2014 - Tenth Annual Congress of Qualitative Inquiry Words: 152 words || 
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2. Hannes, Karin. "Including Findings from Arts Based Research in Systematic Reviews of Qualitative Research Evidence: Setting the Agenda for a Collaborative Research Exercise." Paper presented at the annual meeting of the Tenth Annual Congress of Qualitative Inquiry, University of Illinois at Urbana-Champaign, Urbana, Illinois, May 21, 2014 <Not Available>. 2019-08-19 <http://citation.allacademic.com/meta/p724381_index.html>
Publication Type: Conference Paper/Unpublished Manuscript
Review Method: Peer Reviewed
Abstract: A systematic review of qualitative research evidence is a process of combining evidence from original qualitative studies to create new understanding. Review authors may have ignored insights generated from arts based research (ABR), a qualitative research method in which the expressive qualities of form are used to convey meaning. These authors exclusively draw from written research evidence. I argue that the exclusion of ABR findings is inappropriate when the aim of an author is to develop a comprehensive review. However, I also acknowledge the resistance of review authors to engage with non-textual research findings; we don’t really know how to deal with them. In this presentation I will outline the major challenges of integrating findings from ABR in systematic reviews, in an attempt to form alliances and generate the ‘critical mass’ that can assist us, authors of systematic reviews, to overcome our resistance to including non-textual data in our reviews.

2014 - Tenth Annual Congress of Qualitative Inquiry Words: 101 words || 
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3. Van Hove, Geert. "“Research or revenge?”, A Personal Account of a Research Process in the Border Zone Between the Story of my Grandmother and ‘Emancipatory Research’." Paper presented at the annual meeting of the Tenth Annual Congress of Qualitative Inquiry, University of Illinois at Urbana-Champaign, Urbana, Illinois, <Not Available>. 2019-08-19 <http://citation.allacademic.com/meta/p721227_index.html>
Publication Type: Conference Paper/Unpublished Manuscript
Abstract: In this paper I will try to illustrate the many pitfalls I encountered while working with Chris to tell her story (Van Hove et al.2012).
Chris’ her life story meets the life story of my dear grandmother: getting a “mental health problems” label – living in a psychiatric institution – forced to live without her children - …
Through the use of ‘critical incidents’ I will discuss the chaos I learned to know building the story of Chris while having my grandmother’s life in my backpack. I will confront the formal characteristics of ‘emancipatory research’ with my personal trajectory: research or revenge?

2016 - CCPH 14th International Conference - Journey to Justice: Creating Change Through Partnerships Words: 135 words || 
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4. West, Kate. "What does it mean to be a trustworthy researcher in a community-academic research partnership?: Repairing distrust of research institutions through advocacy and action." Paper presented at the annual meeting of the CCPH 14th International Conference - Journey to Justice: Creating Change Through Partnerships, Crowne Plaza French Quarter, New Orleans, LA, May 11, 2016 <Not Available>. 2019-08-19 <http://citation.allacademic.com/meta/p1099198_index.html>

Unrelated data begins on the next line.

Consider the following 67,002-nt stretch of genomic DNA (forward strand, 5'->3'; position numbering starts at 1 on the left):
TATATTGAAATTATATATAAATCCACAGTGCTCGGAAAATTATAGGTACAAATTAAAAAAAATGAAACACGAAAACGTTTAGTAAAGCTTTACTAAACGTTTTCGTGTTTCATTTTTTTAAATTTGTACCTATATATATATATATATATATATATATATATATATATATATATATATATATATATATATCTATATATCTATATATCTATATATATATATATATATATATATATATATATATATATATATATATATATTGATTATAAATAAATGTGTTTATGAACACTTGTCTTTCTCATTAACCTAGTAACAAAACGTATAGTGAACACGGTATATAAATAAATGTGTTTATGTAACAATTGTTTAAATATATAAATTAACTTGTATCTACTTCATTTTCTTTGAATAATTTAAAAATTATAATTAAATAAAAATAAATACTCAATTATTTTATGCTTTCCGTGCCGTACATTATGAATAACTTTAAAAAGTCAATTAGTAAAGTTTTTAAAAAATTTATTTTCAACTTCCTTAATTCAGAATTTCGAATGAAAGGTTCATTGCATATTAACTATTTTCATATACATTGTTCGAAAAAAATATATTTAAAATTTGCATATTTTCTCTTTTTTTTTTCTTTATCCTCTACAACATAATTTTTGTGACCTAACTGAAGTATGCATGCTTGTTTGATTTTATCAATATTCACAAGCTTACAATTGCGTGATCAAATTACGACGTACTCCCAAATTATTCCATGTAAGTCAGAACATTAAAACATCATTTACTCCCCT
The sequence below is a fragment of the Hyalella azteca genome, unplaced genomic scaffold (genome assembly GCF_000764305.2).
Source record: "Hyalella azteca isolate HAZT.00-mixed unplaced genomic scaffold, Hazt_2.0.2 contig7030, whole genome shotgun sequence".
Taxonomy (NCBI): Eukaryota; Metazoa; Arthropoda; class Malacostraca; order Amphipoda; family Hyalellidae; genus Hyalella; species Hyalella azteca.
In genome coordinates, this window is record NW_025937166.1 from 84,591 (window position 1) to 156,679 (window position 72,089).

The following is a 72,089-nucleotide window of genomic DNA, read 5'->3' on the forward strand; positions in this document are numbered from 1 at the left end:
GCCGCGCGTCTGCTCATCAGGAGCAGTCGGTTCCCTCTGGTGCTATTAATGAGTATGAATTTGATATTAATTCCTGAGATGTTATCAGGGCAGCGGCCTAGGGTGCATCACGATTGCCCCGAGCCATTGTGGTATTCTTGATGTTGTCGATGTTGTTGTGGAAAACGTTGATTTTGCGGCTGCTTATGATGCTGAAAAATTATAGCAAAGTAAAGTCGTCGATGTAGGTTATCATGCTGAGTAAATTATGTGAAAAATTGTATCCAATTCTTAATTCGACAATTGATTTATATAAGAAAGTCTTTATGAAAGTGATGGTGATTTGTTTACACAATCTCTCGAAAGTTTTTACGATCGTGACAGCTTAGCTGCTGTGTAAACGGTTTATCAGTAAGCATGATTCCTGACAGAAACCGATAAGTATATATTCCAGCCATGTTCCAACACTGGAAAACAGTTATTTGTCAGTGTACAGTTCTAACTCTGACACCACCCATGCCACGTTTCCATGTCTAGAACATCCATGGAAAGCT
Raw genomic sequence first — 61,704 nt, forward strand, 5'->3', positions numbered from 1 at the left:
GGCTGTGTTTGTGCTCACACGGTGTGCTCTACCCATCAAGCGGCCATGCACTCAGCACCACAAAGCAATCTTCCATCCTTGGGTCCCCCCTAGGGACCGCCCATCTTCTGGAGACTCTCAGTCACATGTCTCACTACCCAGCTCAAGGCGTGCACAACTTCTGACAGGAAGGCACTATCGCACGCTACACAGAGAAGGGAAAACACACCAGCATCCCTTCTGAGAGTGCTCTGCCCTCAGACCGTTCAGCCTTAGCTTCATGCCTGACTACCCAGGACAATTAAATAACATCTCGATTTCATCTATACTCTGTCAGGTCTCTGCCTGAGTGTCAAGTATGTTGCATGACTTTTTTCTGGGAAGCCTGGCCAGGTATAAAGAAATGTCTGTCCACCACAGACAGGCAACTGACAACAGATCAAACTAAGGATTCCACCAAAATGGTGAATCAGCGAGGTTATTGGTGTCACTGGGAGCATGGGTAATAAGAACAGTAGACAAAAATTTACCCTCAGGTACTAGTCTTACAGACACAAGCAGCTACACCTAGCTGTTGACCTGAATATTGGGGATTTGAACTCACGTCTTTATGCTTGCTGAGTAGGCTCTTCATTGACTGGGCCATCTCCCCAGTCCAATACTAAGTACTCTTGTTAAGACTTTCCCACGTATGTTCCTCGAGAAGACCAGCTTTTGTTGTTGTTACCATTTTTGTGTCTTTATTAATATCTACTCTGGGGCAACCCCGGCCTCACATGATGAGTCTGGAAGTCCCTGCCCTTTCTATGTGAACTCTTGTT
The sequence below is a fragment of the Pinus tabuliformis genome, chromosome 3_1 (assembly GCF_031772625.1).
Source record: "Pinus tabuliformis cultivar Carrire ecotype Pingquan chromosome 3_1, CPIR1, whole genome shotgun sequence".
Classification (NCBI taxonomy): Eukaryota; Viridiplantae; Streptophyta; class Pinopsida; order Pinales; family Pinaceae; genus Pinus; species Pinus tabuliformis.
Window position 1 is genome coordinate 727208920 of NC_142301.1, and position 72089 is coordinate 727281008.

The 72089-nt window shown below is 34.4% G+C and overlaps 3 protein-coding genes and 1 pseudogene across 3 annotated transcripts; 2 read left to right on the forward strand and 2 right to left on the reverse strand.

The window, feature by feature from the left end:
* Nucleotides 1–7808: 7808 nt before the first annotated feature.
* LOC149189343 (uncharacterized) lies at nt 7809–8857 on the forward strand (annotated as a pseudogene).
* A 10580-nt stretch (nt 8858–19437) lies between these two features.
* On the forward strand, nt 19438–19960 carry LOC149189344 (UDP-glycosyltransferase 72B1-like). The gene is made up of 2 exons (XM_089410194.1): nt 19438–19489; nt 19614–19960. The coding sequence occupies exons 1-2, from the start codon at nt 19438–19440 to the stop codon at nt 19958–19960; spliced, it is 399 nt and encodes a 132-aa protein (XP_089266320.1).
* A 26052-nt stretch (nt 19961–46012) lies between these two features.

Publication Type: Roundtable discussion
Review Method: Peer Reviewed
Abstract: A legacy of academic institutions causing harm to underrepresented communities has led to distrust of these institutions. Ethical community-academic partnerships can be a remedy and means to work toward health equity. Still, institutional structures often conflict with community needs, hindering participation. I draw from Potter’s feminist virtue ethics framework for trustworthiness in non-research settings (2002) to engage members of partnerships in considering what it means to be a trustworthy researcher and institution. I argue that the role of white researchers is at least two-fold: to support the development of minority individuals becoming health leaders, and to dismantle systems of oppression within our institutions and their effects on our partnerships. I offer research-based examples of Potter’s ten key features of trustworthiness for consideration of specific steps we can take toward the goal of inclusive, trustworthy institutions.

2015 - AAAL Annual Conference Words: 44 words || 
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5. Siekmann, Sabine., Parker-Webster, Joan., Samson, Sally., Moses, Catherine., John-Shields, Agatha. and Wallace, Sheila. "Co-Constructing Intersubjective Researcher Identities: Exploring the Process of Participatory Action Research in a Research Collaborative" Paper presented at the annual meeting of the AAAL Annual Conference, Fairmont Royal York, Toronto, ON, Canada, Mar 21, 2015 <Not Available>. 2019-08-19 <http://citation.allacademic.com/meta/p961698_index.html>
Publication Type: Individual Paper
Review Method: Peer Reviewed
Abstract: The presentation provides an overview of the role of Alaska Native PhD students as researchers within school based language/culture maintenance and revitalization efforts. The discussion focuses on the interplay between the parallel research processes of Participatory Action Research as practiced in a Research Collaborative.